Poverty amongst senior citizens in New Zealand

Superannuitants caught in the trap of poverty.

Poverty amongst senior citizens in New Zealand

It seems that a goodly number of Superannuitants are cashing in their KiwiSaver and retirement savings and cruising off into the wide blue yonder – a well earned reward for hard work. This would be the ideal, but we are far from it. Poverty amongst senior citizens in New Zealand is in-fact a reality. The retired and poor of New Zealand.

Others are not so lucky. Poverty in retirement with no KiwiSaver or safety net, is becoming a reality. A concerned young Emergency Department doctor noted this year in the Herald that one third of the over-65 year old patients he sees are malnourished. He suggested they may need a budgeting service. My friend Remy (not her real name) is one of them.

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Auckland City Mission research  (NZ Herald, October 17) noted that about half a million people are in food poverty – about 10 per of the population. Cold and hungry, this is the same group who are high users of health services – no prizes for working out why.


Hence, with a 40 year work history and a life time being mindful about money, Remy didn’t expect to be nearing 70 and struggling to survive.  Work hard, save hard, and you’ll be fine – isn’t that how it goes?

But you had better pray that none of the following happens to penalize you and soak up your money: a marriage and property breakup. Primary custody of your children as a sole parent, death of your partner, having a disabled or chronically sick child or partner, a chronic illness for yourself, a severe mental illness in the family, a bad accident to you or your partner or child, mortgage meltdown as house prices rise, working for a basic wage or on a zero hours contract, stock market crash, severe economic downturn, redundancies or long-term unemployment, business failure, theft or fraud by an employee or business partner, your savings lost in a badly managed investment company. 

Remy, a former high school teacher, took on primary care of her two children after a divorce. she’s a two time breast cancer survivor – hardly unusual events.

This year, chronic hunger and cold meant she was unable to fight off the flu. Pneumonia complications took four days in ICU. Add to that in-hospital recovery time that cost the health system upwards of $29,000. A fraction of that would have given her a year’s worth of food, warm clothing and winter heat. This would have likely prevented further admissions.


Recent research notes that a single person on a basic ‘no frills’ existence still needs at least another $115 a week just to survive, and that’s if your home is freehold. Note to politicians – remove the tax on Super and you’re half way there. Cars need repairs and maintenance and replacement. Computers die. Electricity costs inexorably rise. Health costs become more frequent as you age.  God forbid you need major dental work. Many older people have the cost of hearing aids and/or spectacles, which all need regular upgrading. Factor in rent and you need way more. Going to movies, concerts, theatre or restaurants, or even buying petrol to visit friends become out-of-reach luxuries.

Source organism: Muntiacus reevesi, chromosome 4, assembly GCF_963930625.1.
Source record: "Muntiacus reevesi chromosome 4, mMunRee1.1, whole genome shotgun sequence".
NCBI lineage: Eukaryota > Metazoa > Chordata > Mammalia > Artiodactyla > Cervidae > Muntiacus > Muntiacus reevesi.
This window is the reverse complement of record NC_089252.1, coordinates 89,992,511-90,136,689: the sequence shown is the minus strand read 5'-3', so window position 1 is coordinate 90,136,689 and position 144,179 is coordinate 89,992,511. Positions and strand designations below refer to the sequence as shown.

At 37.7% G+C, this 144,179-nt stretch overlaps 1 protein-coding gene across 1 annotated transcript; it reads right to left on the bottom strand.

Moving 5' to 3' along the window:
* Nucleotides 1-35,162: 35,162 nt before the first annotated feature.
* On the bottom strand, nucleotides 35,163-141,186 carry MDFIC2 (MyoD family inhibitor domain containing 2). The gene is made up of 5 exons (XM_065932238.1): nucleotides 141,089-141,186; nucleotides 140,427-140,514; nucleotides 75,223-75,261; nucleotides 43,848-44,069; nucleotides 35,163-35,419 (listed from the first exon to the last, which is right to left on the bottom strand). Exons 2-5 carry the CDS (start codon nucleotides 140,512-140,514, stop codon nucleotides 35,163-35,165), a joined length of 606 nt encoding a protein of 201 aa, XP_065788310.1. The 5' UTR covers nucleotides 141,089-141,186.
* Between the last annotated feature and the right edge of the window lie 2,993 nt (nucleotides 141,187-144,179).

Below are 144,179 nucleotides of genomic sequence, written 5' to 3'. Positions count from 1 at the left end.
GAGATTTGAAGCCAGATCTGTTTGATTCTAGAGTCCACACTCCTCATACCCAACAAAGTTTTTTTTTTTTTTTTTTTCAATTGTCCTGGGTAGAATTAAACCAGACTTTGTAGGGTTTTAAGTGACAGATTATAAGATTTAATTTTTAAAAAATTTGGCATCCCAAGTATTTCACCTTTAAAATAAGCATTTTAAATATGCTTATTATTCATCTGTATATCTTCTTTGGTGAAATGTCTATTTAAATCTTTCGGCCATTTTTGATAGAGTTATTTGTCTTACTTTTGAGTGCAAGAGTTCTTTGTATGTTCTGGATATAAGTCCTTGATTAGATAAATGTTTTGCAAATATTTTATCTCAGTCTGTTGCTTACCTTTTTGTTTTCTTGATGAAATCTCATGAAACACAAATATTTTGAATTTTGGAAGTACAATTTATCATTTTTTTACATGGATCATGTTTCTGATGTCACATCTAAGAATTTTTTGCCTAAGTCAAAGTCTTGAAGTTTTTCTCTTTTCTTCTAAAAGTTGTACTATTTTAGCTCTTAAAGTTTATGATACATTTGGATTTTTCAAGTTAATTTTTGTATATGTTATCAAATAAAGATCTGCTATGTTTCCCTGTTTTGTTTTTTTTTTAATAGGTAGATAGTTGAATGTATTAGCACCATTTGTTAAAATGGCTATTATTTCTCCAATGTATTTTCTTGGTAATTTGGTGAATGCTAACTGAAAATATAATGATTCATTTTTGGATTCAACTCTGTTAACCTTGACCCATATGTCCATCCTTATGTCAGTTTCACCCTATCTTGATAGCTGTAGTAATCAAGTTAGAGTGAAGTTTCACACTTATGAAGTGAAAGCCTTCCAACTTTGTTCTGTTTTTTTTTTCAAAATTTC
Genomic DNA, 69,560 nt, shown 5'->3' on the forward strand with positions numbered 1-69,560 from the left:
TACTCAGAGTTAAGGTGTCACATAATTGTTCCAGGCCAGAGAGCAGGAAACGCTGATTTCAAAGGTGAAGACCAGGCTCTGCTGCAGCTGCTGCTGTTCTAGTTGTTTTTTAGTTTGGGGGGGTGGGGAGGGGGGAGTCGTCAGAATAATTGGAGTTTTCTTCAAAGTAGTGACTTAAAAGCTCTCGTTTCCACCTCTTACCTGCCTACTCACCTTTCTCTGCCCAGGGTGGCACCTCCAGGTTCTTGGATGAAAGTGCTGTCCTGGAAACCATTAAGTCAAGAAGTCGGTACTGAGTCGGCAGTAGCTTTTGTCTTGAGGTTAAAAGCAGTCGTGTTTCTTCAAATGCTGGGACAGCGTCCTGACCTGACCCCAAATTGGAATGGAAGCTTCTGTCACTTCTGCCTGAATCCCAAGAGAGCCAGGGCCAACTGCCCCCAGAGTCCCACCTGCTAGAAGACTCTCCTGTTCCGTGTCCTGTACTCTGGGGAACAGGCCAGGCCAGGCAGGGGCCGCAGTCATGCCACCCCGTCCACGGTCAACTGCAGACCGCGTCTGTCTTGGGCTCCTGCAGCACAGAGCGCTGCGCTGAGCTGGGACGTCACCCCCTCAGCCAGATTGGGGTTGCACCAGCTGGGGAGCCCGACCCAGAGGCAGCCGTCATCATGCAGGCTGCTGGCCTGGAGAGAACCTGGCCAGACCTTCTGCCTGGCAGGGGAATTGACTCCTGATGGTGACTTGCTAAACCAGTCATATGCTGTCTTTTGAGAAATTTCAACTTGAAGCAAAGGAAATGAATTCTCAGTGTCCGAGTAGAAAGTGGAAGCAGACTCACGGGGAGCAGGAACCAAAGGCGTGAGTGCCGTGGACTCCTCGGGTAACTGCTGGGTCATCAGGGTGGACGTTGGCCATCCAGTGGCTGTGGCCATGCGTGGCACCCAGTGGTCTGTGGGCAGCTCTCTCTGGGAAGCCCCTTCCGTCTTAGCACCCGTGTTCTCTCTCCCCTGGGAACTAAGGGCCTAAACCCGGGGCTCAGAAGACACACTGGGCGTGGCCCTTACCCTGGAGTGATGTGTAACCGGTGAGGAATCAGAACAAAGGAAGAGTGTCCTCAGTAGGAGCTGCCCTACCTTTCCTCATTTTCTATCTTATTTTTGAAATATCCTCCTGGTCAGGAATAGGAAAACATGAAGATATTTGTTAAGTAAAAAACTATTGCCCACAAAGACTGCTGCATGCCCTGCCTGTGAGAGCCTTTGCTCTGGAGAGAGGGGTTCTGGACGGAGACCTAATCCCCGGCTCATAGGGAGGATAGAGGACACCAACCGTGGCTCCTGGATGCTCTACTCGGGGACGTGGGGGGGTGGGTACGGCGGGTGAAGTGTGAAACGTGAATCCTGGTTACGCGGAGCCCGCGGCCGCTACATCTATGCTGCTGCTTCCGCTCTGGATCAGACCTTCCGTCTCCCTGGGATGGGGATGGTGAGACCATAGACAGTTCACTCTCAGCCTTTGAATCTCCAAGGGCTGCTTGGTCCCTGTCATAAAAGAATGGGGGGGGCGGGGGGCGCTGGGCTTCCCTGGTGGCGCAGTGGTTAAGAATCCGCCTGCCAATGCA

Poverty in retirement with no KiwiSaver or safety net

Economic pundits periodically raise the alarm over the unsustainable cost of Superannuation. It’s a crisis, they cry. And it is going to be worse. It will be an unfair burden on the current working population. The country can’t afford it. This cohort of over-65s has been predicted for decades, but not planned for. Two universal superannuation schemes have been established then scuppered by changes of government. Despite the success of the Super Fund’s stellar investment team, the government  in 2009 undermined the fund’s ability to provide for future growth by suspending all payments; this wasn’t reinstated until a change of government in 2017.


Besides always having enjoyed her work, Remy, liked the stimulation of being around young minds. She liked using her skills and experience to contribute to New Zealand’s social economy.

She can’t work now and is malnourished because she doesn’t have a super fund or savings in retirement. Five years ago she could manage, just. But Superannuation and WINZ supplements haven’t kept pace with steeply rising costs in rents, petrol, heating and especially food. Hence Poverty amongst senior citizens in New Zealand exists without a shadow of a doubt. It is a shame that there is poverty in retirement.

No, budgeting doesn’t cut it…

Contributed to The Analyst by: Dara McNaught, a freelance writer and former health and social work manager.

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